Dylan Swiernik races in the No.13 car of his friend Kevin Ward Jr. at the Canadian Sprint Car Nationals race in Ohsweken, Ontario, Saturday, Sept. 13, 2014. Ward was struck and killed by three-time NASCAR champion Tony Stewart during a race Aug. 9. (Dave Chidley, AP Photo/The Canadian Press)

Racing series in which Kevin Ward Jr. took part doesn’t drug test its drivers

CHARLOTTE, N.C. — The sprint car series in which Kevin Ward Jr. raced the night he was fatally struck by a car driven by Tony Stewart does not drug test its drivers.

Chuck Miller, race director and president for the Empire Super Sprints circuit, told The Associated Press on Friday the series rule book prohibits drug or alcohol use at the track. Miller also said drivers are prohibited from competing while under the influence.

But, he added there are “currently no testing requirements in the rules.” That rule can be changed only by a membership vote at the annual meeting, which will be held in January.

Ontario County District Attorney Michael Tantillo said this week Ward was under the influence of marijuana the night of Aug. 9 at Canandaigua Motorsports Park in upstate New York.

“The levels determined were enough to impair judgment,” Tantillo said in announcing a grand jury decided Stewart would not be charged in Ward’s death.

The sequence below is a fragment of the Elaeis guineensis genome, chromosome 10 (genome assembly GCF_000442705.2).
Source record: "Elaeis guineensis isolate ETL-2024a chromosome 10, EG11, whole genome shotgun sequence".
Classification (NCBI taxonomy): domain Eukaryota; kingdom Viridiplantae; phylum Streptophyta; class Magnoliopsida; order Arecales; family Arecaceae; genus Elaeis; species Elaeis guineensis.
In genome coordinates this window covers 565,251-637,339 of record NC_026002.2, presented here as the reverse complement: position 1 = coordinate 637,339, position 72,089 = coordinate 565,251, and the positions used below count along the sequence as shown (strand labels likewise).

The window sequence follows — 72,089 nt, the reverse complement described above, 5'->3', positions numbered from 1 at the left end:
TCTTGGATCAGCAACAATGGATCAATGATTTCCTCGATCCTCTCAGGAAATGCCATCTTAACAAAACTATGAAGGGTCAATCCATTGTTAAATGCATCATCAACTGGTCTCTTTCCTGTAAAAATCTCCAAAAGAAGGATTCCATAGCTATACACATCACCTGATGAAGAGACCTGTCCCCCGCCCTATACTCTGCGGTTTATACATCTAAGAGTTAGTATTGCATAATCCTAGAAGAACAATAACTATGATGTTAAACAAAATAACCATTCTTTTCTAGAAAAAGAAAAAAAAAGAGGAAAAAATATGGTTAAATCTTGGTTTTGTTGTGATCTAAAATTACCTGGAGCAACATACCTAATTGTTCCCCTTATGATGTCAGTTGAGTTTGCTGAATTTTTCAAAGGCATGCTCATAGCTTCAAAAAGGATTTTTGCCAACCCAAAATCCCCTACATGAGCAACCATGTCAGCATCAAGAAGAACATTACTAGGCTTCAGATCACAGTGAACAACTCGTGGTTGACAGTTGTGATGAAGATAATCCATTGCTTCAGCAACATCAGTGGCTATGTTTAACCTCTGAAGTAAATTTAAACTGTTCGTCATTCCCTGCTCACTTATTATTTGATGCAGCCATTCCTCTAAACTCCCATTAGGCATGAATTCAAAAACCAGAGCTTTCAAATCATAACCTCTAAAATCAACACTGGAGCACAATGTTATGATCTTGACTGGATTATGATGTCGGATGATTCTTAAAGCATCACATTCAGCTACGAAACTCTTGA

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ESS said no officials or drivers reported any indication that Ward was impaired behind the wheel at Canandaigua Speedway the night of the crash or any other race this season.

Stewart, the three-time NASCAR champion, told The Associated Press in his first interview that Ward’s death was “100 percent an accident.”

“I know 100 percent in my heart and in my mind that I did not do anything wrong,” he said Thursday from his home in Huntersville, North Carolina.

The Ward family, in a statement issued after the grand jury ruling, said “the matter is not at rest,” and Stewart may still face a civil lawsuit.

“The focus should be on the actions of Mr. Stewart,” the family statement said.

Stewart, in his interview with AP, expressed sadness over Ward’s death but said he has been legally advised to not discuss his recollections of what happened on the track.

“It’s unfortunate that people are talking about this (the toxicology report) and not the loss of a young man who had three wins and a promising career ahead of him,” Stewart said.